Jamal Anderson -- 1994 (No. 201 overall)
The former Ute was the 23rd running back taken in 1994. He was fifth on the depth chart his rookie season in Atlanta, behind "Ironhead" Craig Heyward, amongst others, and he netted -1 yards rushing his rookie season. But Anderson took off in his third season, gaining 1,055 yards and scoring five times. In 1998, not many could have predicted Anderson would finish second in the NFL in rushing, chase 2,000 yards for much of the season and lead the "Dirty Birds" to the Super Bowl. He tore his ACL the next year and retired after the 2001 season. Anderson will be remembered as the catalyst of the most memorable season in Falcons history, which isn't too bad for a player many thought was a longshot to make the team.
»1994 NFL Draft
Roddy White -- 2005 (No. 27)
Five receivers were taken ahead of Roddy White in 2005. It's safe to say five GM's wish they had that pick back (yes, we're talking about you, Matt Millen). In 2007, White finished 8th in the NFL in receiving and was the first Falcons receiver to eclipse 1,000 yards in a season since 1999. The former UAB Blazer has followed that up with four Pro Bowl appearances and led the NFL with 115 catches in 2010.
» 2005 NFL Draft
Matt Ryan -- 2008 (No. 3)
Atlanta needed a new face of the franchise after the arrest of Michael Vick. Ryan, the former Boston College standout, hasn't disappointed. He's won at least nine games as a starter every season, and in 2008 was the AP Offensive Rookie of the Year. In 2012, his 68.6% completion percentage led the NFL. And his nickname, "Matty Ice," comes from the astonishing 23 game-winning drives he's led since 2008.
Deion Sanders -- 1989 (No. 5)
"Prime Time." He was brash, electric and eccentric. Wherever #21 was on the field, he was a threat with the ball. In five seasons in Atlanta, he returned five kicks and three interceptions for scores. And he even caught two touchdowns lining up as a receiver. Not only was Sanders a future Hall of Famer, he was an iconic player people came just to watch, to see what would happen when "Prime Time" got his hands on the ball.
» 1989 NFL Draft | Photos: Sanders through the years
William Andrews -- 1979 (No. 79)
At Auburn, Andrews played behind future pros Joe Cribbs and James Brooks. From his first game for Atlanta, he played behind no one. Andrews rushed for 167 yards in his first pro game en route to a 1,000 yard season as a rookie. He was a four-time Pro Bowler with the Falcons, and in 1981 he led the NFL in yards from scrimmage with 2,036. In 1983, he upped that to 2,176 yards but finished second overall. The Falcons retired his #31 after a knee injury ended his career prematurely in 1986.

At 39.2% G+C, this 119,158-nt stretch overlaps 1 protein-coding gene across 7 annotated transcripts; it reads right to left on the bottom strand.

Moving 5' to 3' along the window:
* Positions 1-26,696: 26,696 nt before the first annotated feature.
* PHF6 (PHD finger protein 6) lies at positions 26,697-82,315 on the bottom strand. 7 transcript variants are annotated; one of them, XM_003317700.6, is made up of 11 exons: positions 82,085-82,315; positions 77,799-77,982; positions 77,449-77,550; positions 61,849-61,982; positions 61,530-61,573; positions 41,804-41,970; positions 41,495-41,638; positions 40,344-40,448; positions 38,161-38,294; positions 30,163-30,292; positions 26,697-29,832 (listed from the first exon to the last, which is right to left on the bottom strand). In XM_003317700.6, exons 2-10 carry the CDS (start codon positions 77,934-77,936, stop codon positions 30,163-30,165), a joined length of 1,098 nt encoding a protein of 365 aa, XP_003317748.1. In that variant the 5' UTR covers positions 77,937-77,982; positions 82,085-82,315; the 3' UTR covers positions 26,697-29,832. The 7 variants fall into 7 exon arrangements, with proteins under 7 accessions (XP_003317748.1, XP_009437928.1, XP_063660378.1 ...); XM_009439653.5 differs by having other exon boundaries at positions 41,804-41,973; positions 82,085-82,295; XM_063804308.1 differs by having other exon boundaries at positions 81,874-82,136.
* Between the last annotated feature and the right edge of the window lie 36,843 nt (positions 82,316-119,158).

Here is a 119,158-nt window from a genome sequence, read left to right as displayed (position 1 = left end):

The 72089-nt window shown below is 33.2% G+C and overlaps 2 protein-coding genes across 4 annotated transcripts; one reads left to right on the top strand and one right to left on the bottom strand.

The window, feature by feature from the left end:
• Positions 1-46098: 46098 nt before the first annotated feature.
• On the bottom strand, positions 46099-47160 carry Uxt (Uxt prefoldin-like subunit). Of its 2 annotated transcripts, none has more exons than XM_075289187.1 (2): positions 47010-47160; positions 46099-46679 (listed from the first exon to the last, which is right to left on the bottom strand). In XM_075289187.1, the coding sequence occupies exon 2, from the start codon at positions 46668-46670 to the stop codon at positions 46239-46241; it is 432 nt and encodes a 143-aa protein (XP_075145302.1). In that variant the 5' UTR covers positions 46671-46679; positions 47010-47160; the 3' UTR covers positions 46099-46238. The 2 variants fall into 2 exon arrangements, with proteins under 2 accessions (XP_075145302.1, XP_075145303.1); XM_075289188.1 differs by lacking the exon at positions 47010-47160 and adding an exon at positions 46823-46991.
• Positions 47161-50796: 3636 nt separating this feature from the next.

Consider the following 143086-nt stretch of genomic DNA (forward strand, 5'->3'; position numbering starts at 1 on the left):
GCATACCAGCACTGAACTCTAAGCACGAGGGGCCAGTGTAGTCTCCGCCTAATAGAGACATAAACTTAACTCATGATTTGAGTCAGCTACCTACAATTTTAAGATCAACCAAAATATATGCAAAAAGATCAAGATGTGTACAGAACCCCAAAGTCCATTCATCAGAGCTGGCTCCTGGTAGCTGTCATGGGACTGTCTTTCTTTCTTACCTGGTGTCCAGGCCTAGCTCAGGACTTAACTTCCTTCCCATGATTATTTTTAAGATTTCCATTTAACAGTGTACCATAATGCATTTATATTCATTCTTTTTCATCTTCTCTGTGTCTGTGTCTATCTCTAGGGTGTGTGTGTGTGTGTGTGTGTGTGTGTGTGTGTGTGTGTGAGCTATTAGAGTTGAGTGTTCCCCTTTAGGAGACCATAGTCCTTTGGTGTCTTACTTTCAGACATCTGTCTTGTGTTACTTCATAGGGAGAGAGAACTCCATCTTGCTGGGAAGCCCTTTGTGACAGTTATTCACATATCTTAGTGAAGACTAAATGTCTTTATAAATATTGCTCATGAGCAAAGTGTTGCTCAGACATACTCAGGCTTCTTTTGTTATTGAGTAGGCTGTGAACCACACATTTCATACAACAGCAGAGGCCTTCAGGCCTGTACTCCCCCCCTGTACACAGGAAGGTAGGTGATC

» 1979 NFL Draft |
Aundray Bruce -- 1988 (No. 1)
It wasn't that Aundray Bruce didn't succeed with the Falcons and was released after four seasons. Nor was it that he only collected 176 tackles and 16 sacks in four seasons with the team. The main reason Aundray Bruce is the biggest bust in Atlanta history was that the Falcons had their pick of Michael Irvin or Randall McDaniel -- two future HOFer's -- and Tim Brown, Bennie Blades, Neil Smith, Keith Jackson, Sterling Sharpe or Ken Harvey, all future Pro Bowlers. Fifteen of the 27 first-round picks in the 1988 draft went to at least one Pro Bowl. Sadly, none of those players was Bruce.
Bruce Pickens -- 1991 (No. 3)
Bruce Pickens was fast. He clocked a 4.43 at the scouting combine before the draft. In the end, he was out of the league pretty fast as well. Pickens started eight games and hauled in two interceptions in two and a half seasons with Atlanta before being traded to Green Bay. The former Nebraska star lasted four seasons in the NFL, eventually flaming out with Oakland.
» 1991 NFL Draft
Jamaal Anderson -- 2007 (No. 8)
Anderson was considered a raw talent coming out of Arkansas after his junior year. Yet, his raw athleticism and potential upside were enough for the Falcons to select him ahead of LB Patrick Willis and CB Darrelle Revis. Unfortunately, Anderson was a giant bust and amassed only 2.5 sacks in 44 starts with Atlanta before he was released.
» 2007 NFL Draft
Michael Booker -- -- 1997 (No. 11)
Perhaps forgetting the Bruce Pickens debacle, Atlanta picked another Cornhusker to shore up its secondary. Only Michael Booker was as forgettable as Bruce Pickens was. Booker's career totals of nine games started and three picks in three years with the club wasn't worth the $2.2 million-dollar signing bonus he received, much less the contract.
» 1997 NFL Draft
Jimmy Williams -- 2006 (No. 37)
In 2006, the Falcons dealt their first round pick to acquire DE John Abraham and then moved up in the second round to select former Hokies star Williams. He was supposed to be another major piece in improving a defense that gave up 24 or more points seven times in 2005. Instead, Williams started seven games over two seasons, was moved from cornerback to safety and released after showing up to voluntary offseason workouts overweight.
» 2006 NFL Draft